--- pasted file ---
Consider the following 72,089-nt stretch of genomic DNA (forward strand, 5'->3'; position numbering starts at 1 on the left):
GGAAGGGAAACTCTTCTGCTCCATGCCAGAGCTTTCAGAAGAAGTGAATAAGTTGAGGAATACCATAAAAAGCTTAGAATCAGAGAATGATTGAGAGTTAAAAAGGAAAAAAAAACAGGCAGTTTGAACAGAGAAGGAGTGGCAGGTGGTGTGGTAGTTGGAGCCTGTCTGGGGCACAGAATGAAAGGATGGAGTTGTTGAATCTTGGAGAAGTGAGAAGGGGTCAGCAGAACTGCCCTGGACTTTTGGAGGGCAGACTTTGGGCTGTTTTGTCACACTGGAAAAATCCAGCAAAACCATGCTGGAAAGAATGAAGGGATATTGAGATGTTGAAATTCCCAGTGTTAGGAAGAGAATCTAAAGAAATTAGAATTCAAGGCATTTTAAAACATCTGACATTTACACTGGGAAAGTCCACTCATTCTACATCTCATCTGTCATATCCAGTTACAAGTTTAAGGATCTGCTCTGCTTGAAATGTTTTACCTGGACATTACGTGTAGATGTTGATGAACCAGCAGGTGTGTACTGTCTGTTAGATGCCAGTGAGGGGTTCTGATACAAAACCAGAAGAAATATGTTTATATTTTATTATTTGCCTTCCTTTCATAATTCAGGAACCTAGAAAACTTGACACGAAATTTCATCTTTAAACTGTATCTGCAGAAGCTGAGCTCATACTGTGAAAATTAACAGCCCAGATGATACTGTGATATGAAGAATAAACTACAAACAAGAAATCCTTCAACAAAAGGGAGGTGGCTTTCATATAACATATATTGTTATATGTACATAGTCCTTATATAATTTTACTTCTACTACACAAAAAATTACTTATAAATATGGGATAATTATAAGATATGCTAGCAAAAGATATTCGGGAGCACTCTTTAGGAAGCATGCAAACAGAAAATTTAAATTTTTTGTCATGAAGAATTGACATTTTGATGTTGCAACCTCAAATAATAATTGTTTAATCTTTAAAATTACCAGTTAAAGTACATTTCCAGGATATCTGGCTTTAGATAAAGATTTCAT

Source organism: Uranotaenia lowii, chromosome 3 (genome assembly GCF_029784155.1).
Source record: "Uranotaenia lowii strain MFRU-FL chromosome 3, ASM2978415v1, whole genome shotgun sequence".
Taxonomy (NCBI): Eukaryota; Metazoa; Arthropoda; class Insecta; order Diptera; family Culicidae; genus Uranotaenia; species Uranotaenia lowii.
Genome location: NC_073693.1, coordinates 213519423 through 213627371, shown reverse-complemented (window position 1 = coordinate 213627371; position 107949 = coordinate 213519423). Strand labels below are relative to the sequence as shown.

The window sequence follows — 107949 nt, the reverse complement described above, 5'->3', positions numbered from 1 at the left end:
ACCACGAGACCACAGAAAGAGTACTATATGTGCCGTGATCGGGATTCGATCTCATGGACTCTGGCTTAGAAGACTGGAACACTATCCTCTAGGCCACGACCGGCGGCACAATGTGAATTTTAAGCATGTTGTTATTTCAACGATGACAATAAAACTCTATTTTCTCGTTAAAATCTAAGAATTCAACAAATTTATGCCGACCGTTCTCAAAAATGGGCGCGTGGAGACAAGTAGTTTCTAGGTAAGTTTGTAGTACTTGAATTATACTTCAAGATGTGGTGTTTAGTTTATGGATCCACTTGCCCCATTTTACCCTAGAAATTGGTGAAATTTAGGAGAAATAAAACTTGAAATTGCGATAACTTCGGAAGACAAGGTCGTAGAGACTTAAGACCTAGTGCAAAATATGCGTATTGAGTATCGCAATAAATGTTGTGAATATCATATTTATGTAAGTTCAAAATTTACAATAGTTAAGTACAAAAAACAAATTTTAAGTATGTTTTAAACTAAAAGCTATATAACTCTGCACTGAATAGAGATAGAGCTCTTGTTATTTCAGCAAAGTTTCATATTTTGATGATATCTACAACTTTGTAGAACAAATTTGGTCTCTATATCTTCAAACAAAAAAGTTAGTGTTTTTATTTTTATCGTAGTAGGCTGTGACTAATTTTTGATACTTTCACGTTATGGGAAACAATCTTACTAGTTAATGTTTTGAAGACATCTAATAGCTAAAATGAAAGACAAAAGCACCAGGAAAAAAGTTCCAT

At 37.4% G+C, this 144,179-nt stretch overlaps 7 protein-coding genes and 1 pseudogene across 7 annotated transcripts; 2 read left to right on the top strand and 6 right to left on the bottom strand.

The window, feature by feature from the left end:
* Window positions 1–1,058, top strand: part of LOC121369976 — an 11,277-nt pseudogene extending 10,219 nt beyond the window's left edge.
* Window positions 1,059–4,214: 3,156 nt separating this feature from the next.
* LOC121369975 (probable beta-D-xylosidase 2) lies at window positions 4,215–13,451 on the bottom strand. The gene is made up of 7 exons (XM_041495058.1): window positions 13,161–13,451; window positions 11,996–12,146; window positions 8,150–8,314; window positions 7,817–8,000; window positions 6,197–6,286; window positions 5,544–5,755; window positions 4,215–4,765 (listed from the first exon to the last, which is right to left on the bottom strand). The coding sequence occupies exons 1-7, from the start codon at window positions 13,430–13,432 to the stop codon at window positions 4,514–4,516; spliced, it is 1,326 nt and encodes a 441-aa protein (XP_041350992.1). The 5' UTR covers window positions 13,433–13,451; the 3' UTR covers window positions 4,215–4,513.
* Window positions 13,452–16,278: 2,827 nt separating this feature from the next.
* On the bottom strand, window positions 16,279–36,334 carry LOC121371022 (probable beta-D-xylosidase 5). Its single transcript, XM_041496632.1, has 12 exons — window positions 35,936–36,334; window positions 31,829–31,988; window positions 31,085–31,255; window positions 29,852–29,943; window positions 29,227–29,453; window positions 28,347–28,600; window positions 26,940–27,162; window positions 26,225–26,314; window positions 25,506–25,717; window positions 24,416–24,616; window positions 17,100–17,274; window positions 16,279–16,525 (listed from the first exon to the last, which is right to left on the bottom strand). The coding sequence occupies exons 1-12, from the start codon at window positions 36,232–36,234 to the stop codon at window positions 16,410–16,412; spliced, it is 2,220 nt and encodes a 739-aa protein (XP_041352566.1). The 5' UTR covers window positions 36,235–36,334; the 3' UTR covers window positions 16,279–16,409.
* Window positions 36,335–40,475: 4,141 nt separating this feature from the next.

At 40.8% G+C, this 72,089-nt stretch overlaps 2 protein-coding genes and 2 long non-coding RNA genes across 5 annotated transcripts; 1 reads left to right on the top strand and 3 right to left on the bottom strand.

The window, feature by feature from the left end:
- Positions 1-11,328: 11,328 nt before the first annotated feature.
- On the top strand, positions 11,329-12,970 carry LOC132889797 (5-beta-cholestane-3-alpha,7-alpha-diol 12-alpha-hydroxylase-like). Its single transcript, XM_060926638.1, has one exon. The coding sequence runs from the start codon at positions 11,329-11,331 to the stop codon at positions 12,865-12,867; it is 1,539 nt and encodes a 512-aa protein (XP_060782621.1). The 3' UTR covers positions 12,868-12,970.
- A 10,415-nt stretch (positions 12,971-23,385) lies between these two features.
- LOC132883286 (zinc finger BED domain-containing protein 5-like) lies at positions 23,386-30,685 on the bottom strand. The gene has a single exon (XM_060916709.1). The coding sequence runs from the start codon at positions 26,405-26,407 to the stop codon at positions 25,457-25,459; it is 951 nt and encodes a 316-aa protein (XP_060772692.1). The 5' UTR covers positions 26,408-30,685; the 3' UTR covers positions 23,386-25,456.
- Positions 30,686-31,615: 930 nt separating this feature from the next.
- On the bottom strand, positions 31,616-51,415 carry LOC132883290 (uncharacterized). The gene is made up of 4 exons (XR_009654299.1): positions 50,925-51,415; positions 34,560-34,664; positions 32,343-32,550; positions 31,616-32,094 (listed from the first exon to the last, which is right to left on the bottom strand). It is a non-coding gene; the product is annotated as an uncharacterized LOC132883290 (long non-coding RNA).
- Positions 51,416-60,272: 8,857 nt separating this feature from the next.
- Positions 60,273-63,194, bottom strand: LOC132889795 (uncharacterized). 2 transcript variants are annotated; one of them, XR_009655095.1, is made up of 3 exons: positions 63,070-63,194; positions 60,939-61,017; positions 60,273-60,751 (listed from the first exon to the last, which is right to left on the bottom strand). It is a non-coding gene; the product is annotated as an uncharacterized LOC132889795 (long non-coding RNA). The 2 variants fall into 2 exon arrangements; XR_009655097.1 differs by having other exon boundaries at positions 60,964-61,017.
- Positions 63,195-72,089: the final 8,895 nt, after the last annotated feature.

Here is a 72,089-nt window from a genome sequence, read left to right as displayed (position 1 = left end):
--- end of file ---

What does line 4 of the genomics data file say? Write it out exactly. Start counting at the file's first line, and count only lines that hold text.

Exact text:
Source record: "Uranotaenia lowii strain MFRU-FL chromosome 3, ASM2978415v1, whole genome shotgun sequence".